Chronic Pain / Deep Thoughts / Determination / Exhaustion / Fibromyalgia / Insomnia / Labels / Life / MPS / Myofascial Pain Syndrome

Semantics & Chronic Pain

As a recently graduated behaviourist, I can say that I spent a lot of the last three years looking at semantics. A lot of the time, they matter. The small differences in how people describe things or themselves—those can tell you a lot. I’ve learned to pay attention to tone of voice, facial expression, body language. Something as innocent seeming as a glance away or a finger raised to scratch a nose—those can tell more than a person realizes.
Other times, though, semantics just piss me off. This is one of those times.

Technically, my diagnosis is myofascial pain syndrome. But when explaining it to most people, I either simplify it as “a chronic pain condition” or simply state that I have fibromyalgia, though I haven’t been officially diagnosed with that (I’ll mention it to the doc at my appointment in September, okay? Don’t push me into going to a doctor. It never ends well). Why do I do that? Why do I not just say I have myofascial pain syndrome and leave it at that?

For one, telling most people I have myofascial pain syndrome gets me a blank look. Summarizing it as MPS doesn’t help, because even to me it just looks like a typo of PMS (though I’ve been known to have that, too). To be honest, I can’t blame them; when the doctor gave me my diagnosis, I looked at him vacantly and waited for an explanation. In my defense, it was eight in the morning and I really wasn’t awake—morning is so not my time of day—but eventually, between the quickly thrown together explanation from the doctor and my own online research later on, I was able to figure it out. Myofascial pain syndrome is a chronic pain condition, typically focused to certain areas, that bears similarities to fibromyalgia but isn’t as widespread in terms of pain. They bear some of the same traits, though, such as a tendency to sleep disturbances and so on.

Well, there’s where a problem started cropping up. Not long after I was diagnosed, I began to do more research and discovered that other symptoms I’d had for a while—things I thought were totally unrelated to my sore wrists, since I’d originally been given a carpal tunnel syndrome diagnosis years ago, and planned to ask my family doctor about—could actually be signs of fibro.

This is where it gets easier to just tell people I have fibromyalgia, since it’s a tad easier to understand and I stand a better chance of hitting something familiar in people’s brains. Fibro is something they might actually have heard of, so right off the bat I have a hope in hell of getting some understanding, maybe even some sympathy if they have an idea of what it is. MPS… so much. And trust me, when you have a chronic pain condition, being able to easily explain it and its effect on your life is a pretty big deal. It is utterly discouraging to try to explain and have people either gaze at you uncomprehendingly or say “Oh, that must suck” in that tone that makes it clear they don’t really get it.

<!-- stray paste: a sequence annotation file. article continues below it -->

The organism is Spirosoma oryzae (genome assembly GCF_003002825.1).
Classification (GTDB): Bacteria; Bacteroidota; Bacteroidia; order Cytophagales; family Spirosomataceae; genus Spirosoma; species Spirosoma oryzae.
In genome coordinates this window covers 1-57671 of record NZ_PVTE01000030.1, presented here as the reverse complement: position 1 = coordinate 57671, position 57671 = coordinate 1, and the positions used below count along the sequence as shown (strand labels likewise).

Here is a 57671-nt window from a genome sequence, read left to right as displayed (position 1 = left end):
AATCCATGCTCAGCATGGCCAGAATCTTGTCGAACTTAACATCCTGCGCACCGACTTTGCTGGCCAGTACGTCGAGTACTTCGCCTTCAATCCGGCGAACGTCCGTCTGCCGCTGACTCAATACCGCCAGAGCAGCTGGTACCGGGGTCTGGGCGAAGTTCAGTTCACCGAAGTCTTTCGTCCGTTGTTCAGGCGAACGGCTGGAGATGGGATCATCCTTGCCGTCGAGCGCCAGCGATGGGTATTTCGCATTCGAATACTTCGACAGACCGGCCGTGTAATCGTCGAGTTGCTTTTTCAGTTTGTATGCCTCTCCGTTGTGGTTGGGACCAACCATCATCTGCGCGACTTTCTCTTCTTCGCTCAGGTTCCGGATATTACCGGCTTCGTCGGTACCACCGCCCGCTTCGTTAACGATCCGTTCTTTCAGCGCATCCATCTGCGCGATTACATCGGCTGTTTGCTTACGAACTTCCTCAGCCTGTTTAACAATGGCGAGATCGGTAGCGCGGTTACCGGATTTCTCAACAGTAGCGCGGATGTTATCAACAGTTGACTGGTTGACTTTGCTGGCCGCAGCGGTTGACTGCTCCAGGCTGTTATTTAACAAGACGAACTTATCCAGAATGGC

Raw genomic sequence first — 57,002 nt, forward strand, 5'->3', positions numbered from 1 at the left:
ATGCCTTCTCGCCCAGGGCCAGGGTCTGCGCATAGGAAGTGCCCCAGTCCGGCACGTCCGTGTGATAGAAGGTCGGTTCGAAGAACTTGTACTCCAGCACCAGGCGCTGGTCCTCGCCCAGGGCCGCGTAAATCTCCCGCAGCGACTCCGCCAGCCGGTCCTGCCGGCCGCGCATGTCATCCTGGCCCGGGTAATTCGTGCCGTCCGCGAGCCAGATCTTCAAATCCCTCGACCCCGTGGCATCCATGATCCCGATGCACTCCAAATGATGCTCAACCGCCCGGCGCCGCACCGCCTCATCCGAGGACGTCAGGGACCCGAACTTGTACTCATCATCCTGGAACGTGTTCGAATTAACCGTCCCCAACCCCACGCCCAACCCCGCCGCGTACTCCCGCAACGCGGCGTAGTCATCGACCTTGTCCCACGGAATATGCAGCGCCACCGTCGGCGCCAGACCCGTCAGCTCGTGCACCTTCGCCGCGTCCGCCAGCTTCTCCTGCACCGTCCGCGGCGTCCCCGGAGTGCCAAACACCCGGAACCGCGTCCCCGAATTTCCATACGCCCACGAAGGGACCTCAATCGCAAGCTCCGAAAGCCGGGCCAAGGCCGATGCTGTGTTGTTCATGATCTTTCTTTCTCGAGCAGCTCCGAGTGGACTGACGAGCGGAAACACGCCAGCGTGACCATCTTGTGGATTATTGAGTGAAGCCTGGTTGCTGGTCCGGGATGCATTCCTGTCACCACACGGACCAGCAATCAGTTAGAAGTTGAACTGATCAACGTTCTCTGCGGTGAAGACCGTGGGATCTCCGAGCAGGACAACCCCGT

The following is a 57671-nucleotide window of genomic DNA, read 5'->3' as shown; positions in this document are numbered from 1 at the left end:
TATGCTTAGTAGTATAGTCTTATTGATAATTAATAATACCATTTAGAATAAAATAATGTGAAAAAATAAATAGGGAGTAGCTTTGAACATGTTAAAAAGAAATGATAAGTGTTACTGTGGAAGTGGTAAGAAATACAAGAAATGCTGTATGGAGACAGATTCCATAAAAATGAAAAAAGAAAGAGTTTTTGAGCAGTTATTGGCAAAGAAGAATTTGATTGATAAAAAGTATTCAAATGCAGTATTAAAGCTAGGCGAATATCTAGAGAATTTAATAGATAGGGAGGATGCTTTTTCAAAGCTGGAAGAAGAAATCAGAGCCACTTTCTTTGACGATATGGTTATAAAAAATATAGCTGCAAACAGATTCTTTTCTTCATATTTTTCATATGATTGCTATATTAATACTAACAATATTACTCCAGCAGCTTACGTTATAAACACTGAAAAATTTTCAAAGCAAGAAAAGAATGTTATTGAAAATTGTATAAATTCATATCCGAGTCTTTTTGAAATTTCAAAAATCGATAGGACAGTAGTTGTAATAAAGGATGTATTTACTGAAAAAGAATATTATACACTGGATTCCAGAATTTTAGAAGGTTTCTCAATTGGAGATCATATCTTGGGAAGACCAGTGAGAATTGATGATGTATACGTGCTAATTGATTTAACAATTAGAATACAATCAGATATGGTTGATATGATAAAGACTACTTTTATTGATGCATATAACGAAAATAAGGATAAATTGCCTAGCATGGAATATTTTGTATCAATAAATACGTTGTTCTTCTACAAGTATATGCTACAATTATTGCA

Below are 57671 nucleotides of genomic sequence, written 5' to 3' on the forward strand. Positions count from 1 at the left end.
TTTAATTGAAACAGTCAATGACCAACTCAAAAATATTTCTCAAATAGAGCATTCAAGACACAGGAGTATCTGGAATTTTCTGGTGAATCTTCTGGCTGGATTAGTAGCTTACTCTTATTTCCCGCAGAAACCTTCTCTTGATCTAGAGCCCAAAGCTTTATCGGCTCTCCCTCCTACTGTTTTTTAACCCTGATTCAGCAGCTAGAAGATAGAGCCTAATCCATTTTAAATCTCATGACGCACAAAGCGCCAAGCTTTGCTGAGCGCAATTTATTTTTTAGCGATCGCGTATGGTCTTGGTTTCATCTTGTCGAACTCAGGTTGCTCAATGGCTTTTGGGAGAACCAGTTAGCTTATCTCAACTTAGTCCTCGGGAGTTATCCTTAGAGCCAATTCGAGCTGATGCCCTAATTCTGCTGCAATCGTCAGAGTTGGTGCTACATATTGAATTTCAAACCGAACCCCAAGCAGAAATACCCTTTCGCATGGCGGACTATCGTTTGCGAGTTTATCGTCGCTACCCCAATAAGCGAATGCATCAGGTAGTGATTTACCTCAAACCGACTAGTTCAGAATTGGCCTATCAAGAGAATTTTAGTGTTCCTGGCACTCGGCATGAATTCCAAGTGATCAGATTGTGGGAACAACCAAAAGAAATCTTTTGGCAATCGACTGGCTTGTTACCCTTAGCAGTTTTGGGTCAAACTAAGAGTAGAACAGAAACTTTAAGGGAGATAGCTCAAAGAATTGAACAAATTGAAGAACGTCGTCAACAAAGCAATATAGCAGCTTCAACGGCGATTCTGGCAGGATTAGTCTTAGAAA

Not only that, but while the rational part of my brain knows I could be jumping to conclusions and inflating my diagnosis, another rational part (I didn’t know I was so rational!) of my brain insisted that it makes no sense for someone who isn’t yet 22 years old to be so sore and in pain, not to mention feeling sleep deprived, headachey and who knows what else, so consistently. Since MPS can sometimes turn into fibro, and I had problems with my wrists (but no evidence towards carpal tunnel syndrome or anything else) for years before other symptoms started cropping up, it makes sense for this to be the case here.

This confusion likely could have been avoided, or at least reduced, if the specialist who diagnosed me with MPS had done more than say it’s a chronic pain condition, write the name of the condition on a piece of paper, and usher me out of the examining room. Ordinarily, I’d have stopped him and asked questions, but as I said, morning’s just not my time to shine, and I was already on a bit of a loop with what he’d thrown at me. Damn if I made another appointment, though, because it took way too long to get the first one.

Of course, I don’t like claiming to have something when it hasn’t been medically verified that I do have it. Is this a problem with the common cold or the flu? Of course not. We’re a fairly intelligent race; start coughing, sneezing, feeling achy, and possibly being nauseous, and you can probably safely assume you have a cold or the flu without being called a liar or charlatan. Still, when I get particularly hesitant about the terminology is when I usually resort to calling it a chronic pain condition and leaving it at that.